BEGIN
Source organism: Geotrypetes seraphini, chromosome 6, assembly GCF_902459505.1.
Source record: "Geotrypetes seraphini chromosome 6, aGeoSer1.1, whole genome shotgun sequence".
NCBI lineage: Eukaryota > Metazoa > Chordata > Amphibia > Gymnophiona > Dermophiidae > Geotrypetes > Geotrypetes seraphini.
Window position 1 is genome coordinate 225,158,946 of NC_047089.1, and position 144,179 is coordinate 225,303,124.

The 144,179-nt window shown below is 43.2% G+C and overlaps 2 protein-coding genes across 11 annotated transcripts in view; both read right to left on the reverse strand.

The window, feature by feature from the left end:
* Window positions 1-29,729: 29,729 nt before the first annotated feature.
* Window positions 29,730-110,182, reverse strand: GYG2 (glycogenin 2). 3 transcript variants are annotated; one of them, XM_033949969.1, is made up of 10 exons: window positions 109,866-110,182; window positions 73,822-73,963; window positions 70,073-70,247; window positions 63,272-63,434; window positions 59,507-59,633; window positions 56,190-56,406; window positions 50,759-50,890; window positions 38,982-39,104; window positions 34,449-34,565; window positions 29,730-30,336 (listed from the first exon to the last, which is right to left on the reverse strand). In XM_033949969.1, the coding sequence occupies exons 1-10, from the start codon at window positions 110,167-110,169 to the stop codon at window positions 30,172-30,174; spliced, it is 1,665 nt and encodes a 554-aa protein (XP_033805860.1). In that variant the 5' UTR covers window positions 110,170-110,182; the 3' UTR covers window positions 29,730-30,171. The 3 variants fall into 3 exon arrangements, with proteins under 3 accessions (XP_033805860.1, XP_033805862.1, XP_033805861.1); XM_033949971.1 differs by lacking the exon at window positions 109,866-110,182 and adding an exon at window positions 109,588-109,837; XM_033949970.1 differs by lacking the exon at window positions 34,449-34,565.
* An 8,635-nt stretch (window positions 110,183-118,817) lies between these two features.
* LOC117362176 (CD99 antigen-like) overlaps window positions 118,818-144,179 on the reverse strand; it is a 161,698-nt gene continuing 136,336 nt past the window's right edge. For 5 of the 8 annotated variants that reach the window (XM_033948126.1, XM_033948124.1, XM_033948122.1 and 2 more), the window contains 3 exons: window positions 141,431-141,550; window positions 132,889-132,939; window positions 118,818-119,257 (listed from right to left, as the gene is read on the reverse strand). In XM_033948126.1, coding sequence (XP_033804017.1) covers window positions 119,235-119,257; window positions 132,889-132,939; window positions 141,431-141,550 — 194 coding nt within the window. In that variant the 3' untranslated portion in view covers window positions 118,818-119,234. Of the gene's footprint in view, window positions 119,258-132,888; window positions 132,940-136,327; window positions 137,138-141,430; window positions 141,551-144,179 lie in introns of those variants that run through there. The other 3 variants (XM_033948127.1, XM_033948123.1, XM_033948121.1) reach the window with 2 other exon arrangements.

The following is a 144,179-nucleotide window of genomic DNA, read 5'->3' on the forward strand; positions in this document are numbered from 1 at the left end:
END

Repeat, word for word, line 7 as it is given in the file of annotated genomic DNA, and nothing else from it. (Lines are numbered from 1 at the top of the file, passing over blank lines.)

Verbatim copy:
* Window positions 1-29,729: 29,729 nt before the first annotated feature.